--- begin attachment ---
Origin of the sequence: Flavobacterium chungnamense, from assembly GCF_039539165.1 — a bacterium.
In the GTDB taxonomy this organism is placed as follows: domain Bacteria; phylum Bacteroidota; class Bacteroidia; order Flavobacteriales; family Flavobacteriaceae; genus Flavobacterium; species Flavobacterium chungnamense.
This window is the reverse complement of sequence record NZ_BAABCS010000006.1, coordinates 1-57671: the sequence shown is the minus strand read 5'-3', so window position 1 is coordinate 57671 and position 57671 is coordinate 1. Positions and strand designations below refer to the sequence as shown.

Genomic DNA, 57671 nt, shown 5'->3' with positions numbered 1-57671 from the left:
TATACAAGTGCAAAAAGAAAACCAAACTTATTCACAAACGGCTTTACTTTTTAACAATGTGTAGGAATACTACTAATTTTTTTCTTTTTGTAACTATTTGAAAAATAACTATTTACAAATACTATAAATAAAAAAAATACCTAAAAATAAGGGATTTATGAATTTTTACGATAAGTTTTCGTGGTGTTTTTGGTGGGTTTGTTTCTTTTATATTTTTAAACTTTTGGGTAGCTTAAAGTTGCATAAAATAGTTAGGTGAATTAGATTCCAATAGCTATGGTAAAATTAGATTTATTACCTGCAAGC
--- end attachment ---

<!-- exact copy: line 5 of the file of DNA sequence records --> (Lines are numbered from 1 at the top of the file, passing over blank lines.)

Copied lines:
TATACAAGTGCAAAAAGAAAACCAAACTTATTCACAAACGGCTTTACTTTTTAACAATGTGTAGGAATACTACTAATTTTTTTCTTTTTGTAACTATTTGAAAAATAACTATTTACAAATACTATAAATAAAAAAAATACCTAAAAATAAGGGATTTATGAATTTTTACGATAAGTTTTCGTGGTGTTTTTGGTGGGTTTGTTTCTTTTATATTTTTAAACTTTTGGGTAGCTTAAAGTTGCATAAAATAGTTAGGTGAATTAGATTCCAATAGCTATGGTAAAATTAGATTTATTACCTGCAAGC